The Power of Laughter
By Denise Milanese Photography by Christian Lee
Cappy the Clown
The Power of Laughter
Over 30 years ago a young woman in Massachusetts struggled with the lingering challenges of a violent abusive childhood. A friend gave her a panda costume informing her he was getting out of the “panda-gram” business. Three-dozen costumes later, she found herself running a successful singing telegram business. Little did she know that it would all lead to a career as a professional clown. Like so many comedic talents before her, she saw a way to take her pain and turn it into joy for her audience.
Cappy journeyed to clown school in Hollywood, Florida to learn the tricks of the trade, ending up being mentored by the renowned Ringling Brothers’ clown face painter Johnny Mia. Cappy chose a white-face-empathetic model for her performance persona, and greets and entertains the world as a clown, but that’s just a delivery vehicle for her dearest goal, which is to mentor children.
Cappy loves inspiring and giving hope to every child she meets. She teaches them her belief that everyone brings unique talents and abilities to lift up the world. Her job as she sees it is to show them their potential and encourage them to find and support the aspirations of others. She teaches them that it’s OK to make a mistake because that’s how you learn. Cappy has a crew she calls her Clownettes, who help her entertain the throngs of children every Tuesday night at Shelter Cove Marina’s Harbourfest. The children jockey for a moment of her attention to have their faces painted with her unique 3-D face paint or to have their picture taken with Cappy in the giant red camp chair.
Cappy travels up and down the Atlantic Seaboard from Massachusetts to Florida, and as far west as Ohio, in her RV with her dog, Eddie, during Hilton Head’s low season. Cappy the Clown’s Traveling Road Show visits sick and special children at every stop. Some she learns about from postings on her Facebook page (Cappy the Clown) and some she arranges with children’s hospitals along her route. When she heard from the mother of one of her Clownettes that her daughter was battling an illness, Cappy jumped on the “Clown Highway” traveling all the way to Ohio to attend the little girl’s birthday party.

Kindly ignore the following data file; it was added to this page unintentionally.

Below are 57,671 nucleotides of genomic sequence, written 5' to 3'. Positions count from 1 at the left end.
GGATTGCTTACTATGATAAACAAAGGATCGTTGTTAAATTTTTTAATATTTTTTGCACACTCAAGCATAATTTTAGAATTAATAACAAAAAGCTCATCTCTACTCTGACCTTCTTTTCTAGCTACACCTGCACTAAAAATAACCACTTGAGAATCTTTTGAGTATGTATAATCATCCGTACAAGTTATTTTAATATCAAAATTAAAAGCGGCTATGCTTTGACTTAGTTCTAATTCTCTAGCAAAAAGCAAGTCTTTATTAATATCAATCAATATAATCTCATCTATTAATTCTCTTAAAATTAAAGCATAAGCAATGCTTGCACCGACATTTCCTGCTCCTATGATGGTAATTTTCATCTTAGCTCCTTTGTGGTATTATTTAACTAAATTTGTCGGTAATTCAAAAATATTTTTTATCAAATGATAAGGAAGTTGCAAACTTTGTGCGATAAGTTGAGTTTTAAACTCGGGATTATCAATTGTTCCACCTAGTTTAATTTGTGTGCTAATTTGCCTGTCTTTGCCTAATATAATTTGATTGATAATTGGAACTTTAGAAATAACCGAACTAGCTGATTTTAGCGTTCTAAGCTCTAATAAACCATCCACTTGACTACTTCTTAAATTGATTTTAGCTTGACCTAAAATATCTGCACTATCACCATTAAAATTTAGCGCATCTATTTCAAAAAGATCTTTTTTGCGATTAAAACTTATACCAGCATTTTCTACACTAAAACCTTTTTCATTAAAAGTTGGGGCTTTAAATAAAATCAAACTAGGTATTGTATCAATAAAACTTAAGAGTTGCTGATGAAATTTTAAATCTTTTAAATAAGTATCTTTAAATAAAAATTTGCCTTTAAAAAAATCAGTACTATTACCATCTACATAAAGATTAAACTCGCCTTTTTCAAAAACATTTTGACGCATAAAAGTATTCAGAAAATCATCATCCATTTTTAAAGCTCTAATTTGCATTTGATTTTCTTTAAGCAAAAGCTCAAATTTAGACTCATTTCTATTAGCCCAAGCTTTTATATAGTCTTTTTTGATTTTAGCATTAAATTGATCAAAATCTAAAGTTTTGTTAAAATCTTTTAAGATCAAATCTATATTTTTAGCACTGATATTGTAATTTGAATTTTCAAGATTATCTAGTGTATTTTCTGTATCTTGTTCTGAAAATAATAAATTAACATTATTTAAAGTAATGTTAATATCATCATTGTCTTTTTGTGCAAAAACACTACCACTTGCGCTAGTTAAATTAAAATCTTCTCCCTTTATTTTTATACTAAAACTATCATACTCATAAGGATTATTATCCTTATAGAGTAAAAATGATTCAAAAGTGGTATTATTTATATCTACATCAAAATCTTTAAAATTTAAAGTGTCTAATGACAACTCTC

She wanted to bring her special brand of joy and to remind her team member that she could do anything, just as she’d learned as a Clownette. Best of all she brought her renewed hope. When teaching tolerance to her charges she explains it this way: “Just because I broke my leg and you only broke your finger, it doesn’t mean that your finger doesn’t hurt.” Everyone has a challenge, some are obvious to see and others are not, but it doesn’t mean that theirs has any less meaning to them than yours does to you.
The Clownettes range in age from 10 to 16. Many are veterans who return every year. I spoke with an 11-year-old boy who waited patiently on a bench outside Cappy’s storefront office at Shelter Cove for us to finish our interview. He sat with the resigned expression of a child who was frequently told to wait quietly for the adults to have time for him. His face lit up when I asked him about why he loved being a Clownette. He smiled and proclaimed proudly, “This my second year. I know what to do now so I can really help her, especially when it’s crowded!” I asked what he liked most about helping Cappy?
“Cappy showed me last year how to make a dog out of a balloon. I didn’t know I could do that but she showed me and then I just did it. I was surprised that I could do it. I made a hat, too, that had balloons braided together. I didn’t think I knew how to braid either… I can make lots of different kinds of balloon stuff now and the kids always want me to make them a hat. Some times a balloon will break but Cappy says that’s OK. She says, ‘Everyone still has all their fingers and toes and that’s all that matters. We have plenty more balloons!’ She’s really cool!”
Retired Clownettes now bring their children to Cappy to learn the lessons of empathy, kindness and the magic of their own unlimited potential from a woman whose life’s mission has been spreading the word of hope and the healing powers of laughter to everyone she meets.
Now that’s talent: Cappy can create over 200 different balloon figures and objects.
Early Indications: Found her entertainment chops doing neighborhood plays and variety shows with her friends as a kid.
She’s a Star: Starred in “Cappy and The Can-Do Crew,” a local children’s television show in the mid 1990s.
Adopted a Special Needs Dog: Edison—Eddie for short—is named after Thomas Edison, because like his famous namesake, Eddie never gives up regardless of the challenges he faces.
Serious Business: Cappy was named 1991 Entrepreneur of the Year by Hilton Head Chamber of Commerce.
Log on: www.clownaround.com